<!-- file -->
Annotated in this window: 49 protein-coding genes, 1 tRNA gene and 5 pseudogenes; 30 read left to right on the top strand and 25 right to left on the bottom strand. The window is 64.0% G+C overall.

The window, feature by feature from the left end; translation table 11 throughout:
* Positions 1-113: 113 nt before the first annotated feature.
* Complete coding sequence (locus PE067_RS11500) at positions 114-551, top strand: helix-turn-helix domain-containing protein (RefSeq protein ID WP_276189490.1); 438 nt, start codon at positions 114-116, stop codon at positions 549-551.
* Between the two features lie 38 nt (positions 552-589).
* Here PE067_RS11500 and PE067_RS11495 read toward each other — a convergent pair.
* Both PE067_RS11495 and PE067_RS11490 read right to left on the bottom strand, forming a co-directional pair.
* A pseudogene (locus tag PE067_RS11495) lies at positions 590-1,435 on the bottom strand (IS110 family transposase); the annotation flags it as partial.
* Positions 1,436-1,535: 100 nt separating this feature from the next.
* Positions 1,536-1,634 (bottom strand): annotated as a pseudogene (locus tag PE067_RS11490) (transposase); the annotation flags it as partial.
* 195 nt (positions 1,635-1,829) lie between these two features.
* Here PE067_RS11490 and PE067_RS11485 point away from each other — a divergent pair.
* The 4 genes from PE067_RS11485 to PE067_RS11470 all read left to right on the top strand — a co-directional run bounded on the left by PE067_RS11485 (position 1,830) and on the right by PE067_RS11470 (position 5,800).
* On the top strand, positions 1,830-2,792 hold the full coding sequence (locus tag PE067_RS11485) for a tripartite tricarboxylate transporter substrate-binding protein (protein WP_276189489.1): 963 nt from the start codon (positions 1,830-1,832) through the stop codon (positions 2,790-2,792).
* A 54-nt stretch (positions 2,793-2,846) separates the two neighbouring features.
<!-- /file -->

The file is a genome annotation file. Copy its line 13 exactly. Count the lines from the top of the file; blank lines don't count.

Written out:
* The 4 genes from PE067_RS11485 to PE067_RS11470 all read left to right on the top strand — a co-directional run bounded on the left by PE067_RS11485 (position 1,830) and on the right by PE067_RS11470 (position 5,800).